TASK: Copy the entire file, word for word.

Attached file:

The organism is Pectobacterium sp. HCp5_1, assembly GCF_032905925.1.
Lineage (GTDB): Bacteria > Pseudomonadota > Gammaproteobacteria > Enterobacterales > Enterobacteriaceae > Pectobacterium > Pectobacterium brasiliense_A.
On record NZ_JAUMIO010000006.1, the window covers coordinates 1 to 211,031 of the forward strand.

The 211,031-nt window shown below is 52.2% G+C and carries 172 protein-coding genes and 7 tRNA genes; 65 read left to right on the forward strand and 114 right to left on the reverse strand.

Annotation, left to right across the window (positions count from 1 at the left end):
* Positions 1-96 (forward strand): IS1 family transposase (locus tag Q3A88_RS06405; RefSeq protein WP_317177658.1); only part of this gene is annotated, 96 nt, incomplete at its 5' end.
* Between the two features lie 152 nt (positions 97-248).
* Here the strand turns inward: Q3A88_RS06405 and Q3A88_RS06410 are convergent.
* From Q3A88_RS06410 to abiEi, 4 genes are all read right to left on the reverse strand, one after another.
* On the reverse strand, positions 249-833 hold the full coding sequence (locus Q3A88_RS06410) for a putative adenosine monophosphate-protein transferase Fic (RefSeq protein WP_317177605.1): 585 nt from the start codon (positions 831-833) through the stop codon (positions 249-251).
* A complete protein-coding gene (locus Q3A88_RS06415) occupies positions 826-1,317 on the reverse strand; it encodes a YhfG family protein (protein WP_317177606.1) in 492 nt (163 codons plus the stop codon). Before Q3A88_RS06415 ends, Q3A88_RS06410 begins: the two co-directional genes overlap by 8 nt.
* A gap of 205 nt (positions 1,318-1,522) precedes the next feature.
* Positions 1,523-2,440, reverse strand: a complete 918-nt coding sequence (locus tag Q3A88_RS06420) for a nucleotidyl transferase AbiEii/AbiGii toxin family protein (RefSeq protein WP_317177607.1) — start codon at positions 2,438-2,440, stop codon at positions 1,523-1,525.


The organism is Pectobacterium sp. HCp5_1, assembly GCF_032905925.1.
Lineage (GTDB): Bacteria > Pseudomonadota > Gammaproteobacteria > Enterobacterales > Enterobacteriaceae > Pectobacterium > Pectobacterium brasiliense_A.
On record NZ_JAUMIO010000006.1, the window covers coordinates 1 to 211,031 of the forward strand.

The 211,031-nt window shown below is 52.2% G+C and carries 172 protein-coding genes and 7 tRNA genes; 65 read left to right on the forward strand and 114 right to left on the reverse strand.

Annotation, left to right across the window (positions count from 1 at the left end):
* Positions 1-96 (forward strand): IS1 family transposase (locus tag Q3A88_RS06405; RefSeq protein WP_317177658.1); only part of this gene is annotated, 96 nt, incomplete at its 5' end.
* Between the two features lie 152 nt (positions 97-248).
* Here the strand turns inward: Q3A88_RS06405 and Q3A88_RS06410 are convergent.
* From Q3A88_RS06410 to abiEi, 4 genes are all read right to left on the reverse strand, one after another.
* On the reverse strand, positions 249-833 hold the full coding sequence (locus Q3A88_RS06410) for a putative adenosine monophosphate-protein transferase Fic (RefSeq protein WP_317177605.1): 585 nt from the start codon (positions 831-833) through the stop codon (positions 249-251).
* A complete protein-coding gene (locus Q3A88_RS06415) occupies positions 826-1,317 on the reverse strand; it encodes a YhfG family protein (protein WP_317177606.1) in 492 nt (163 codons plus the stop codon). Before Q3A88_RS06415 ends, Q3A88_RS06410 begins: the two co-directional genes overlap by 8 nt.
* A gap of 205 nt (positions 1,318-1,522) precedes the next feature.
* Positions 1,523-2,440, reverse strand: a complete 918-nt coding sequence (locus tag Q3A88_RS06420) for a nucleotidyl transferase AbiEii/AbiGii toxin family protein (RefSeq protein WP_317177607.1) — start codon at positions 2,438-2,440, stop codon at positions 1,523-1,525.